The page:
NewsLocal News


Kids learn more about law enforcement at 'Respect for Law' summer camp

Posted at 11:21 AM, Jun 07, 2019
and last updated 2019-06-07 11:32:38-04

FORT MYERS, Fla. -- Fort Myers Police Department launched the first day of its "Respect for Law" camp on Thursday.

Agencies such as S.W.A.T, Lee County EMS, and the Crime Scene Unit were there with displays to show to the kids. The four-day sleepover camp at Dunbar Middle School was designed to teach kids about local law enforcement.

"Well they learn team building, team work, how to work together, and respect," said Camp Coordinator and Fort Myers Officer Athena Mitchell.

On the first day, the kids are divided up into platoons by color. Drew Wallace, with the orange platoon, was all smiles and questions as he climbed into the ambulance. However, S.W.A.T was the activity he was looking forward to the most.

“They are the ones who respond to the calls that are the most dangerous so I feel like they are the ones who should get the most credit for what they do," said Drew.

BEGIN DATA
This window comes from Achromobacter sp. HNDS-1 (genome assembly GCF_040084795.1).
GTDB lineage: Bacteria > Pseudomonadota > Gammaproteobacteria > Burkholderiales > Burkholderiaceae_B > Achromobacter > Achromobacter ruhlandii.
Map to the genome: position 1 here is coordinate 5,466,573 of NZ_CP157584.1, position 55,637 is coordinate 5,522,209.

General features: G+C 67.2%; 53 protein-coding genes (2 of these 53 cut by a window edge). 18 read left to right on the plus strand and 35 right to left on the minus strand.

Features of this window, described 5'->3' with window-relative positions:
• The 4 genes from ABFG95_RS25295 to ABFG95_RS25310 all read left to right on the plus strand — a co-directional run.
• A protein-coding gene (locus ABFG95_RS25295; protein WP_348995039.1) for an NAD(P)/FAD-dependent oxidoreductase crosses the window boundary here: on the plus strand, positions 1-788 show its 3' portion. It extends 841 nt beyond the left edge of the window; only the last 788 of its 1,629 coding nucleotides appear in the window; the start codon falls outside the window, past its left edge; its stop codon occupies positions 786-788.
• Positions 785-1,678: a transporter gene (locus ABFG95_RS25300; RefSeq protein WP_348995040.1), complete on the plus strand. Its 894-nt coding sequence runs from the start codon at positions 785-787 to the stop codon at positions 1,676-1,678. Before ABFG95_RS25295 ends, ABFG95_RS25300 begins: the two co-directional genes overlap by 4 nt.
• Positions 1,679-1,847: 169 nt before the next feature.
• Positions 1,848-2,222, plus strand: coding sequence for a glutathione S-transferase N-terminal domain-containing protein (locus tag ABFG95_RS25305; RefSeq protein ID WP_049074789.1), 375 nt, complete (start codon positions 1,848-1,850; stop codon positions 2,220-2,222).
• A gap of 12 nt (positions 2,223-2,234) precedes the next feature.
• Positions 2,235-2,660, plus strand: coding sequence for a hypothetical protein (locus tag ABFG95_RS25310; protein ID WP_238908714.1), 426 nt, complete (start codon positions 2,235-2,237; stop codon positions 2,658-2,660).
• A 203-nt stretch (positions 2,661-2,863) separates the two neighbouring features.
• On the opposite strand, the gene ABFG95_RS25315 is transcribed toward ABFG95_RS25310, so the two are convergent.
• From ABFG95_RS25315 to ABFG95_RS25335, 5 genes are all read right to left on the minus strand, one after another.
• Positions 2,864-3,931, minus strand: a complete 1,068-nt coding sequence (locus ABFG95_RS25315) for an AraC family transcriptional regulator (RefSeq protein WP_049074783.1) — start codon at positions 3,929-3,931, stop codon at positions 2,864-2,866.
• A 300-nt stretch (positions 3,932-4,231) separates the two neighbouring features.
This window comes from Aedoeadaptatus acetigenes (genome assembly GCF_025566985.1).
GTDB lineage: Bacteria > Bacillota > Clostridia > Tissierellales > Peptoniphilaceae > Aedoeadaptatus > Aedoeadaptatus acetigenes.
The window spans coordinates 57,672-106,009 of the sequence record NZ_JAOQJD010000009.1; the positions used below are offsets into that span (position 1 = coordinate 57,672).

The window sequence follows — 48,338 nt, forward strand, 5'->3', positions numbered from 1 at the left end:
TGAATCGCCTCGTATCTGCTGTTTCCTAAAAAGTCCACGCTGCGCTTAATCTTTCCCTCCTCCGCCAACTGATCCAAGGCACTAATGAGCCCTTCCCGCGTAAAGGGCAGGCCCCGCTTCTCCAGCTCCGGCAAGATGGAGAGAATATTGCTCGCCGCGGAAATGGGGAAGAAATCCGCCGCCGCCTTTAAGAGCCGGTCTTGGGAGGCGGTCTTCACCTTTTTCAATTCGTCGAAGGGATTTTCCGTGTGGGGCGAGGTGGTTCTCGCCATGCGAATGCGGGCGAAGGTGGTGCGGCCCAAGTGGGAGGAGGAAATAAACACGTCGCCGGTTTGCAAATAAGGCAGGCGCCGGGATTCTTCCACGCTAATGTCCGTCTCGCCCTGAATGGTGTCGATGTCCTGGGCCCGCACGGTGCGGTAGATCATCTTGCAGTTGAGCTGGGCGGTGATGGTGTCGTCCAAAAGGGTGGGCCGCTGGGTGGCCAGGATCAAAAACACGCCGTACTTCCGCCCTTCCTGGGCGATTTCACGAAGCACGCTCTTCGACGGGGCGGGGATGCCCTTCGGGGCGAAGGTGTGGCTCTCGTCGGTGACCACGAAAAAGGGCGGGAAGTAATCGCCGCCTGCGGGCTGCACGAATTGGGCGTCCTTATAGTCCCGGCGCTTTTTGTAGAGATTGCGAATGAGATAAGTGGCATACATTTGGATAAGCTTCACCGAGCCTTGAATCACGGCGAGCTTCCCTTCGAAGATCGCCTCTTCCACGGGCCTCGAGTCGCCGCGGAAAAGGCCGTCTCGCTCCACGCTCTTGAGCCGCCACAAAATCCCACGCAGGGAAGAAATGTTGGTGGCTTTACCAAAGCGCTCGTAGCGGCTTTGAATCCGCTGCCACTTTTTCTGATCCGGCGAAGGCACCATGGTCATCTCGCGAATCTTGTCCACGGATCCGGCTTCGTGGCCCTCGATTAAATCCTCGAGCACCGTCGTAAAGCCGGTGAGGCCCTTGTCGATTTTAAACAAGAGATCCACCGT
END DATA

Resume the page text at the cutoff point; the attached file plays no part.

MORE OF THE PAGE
David Dhullokie, with the green platoon, barely broke a sweat as he raced through one of the courses. He came into the camp knowing he wants a future in law enforcement.

“I want to be an officer, and because it’s fun,” said David.

David and Drew said this was their first year at the camp, and it was Evan Saboe's first year as a camp leader. He said educating the kids about his job has been his favorite part.

"I think teaching the kids about what we do as law enforcement, getting them excited and maybe raising the next generation of law enforcement," said Saboe with Fort Myers S.W.A.T.

The camp may look like all fun and games at first glance, but Officer Mitchell said every challenge-- including the donut challenge-- has an educational purpose.

“We're already bringing in the decision making process, working on the team work, and they’re having a great time doing it.”

The annual camp has made an impact on a number of kids throughout the years, and some of them have even returned as volunteers.

“You learn a lot of respect," said Aubrynn Smith. "That’s something I learned right away and it’s something you kind of take with you in the long run.”

You can learn more about the camp by clicking here.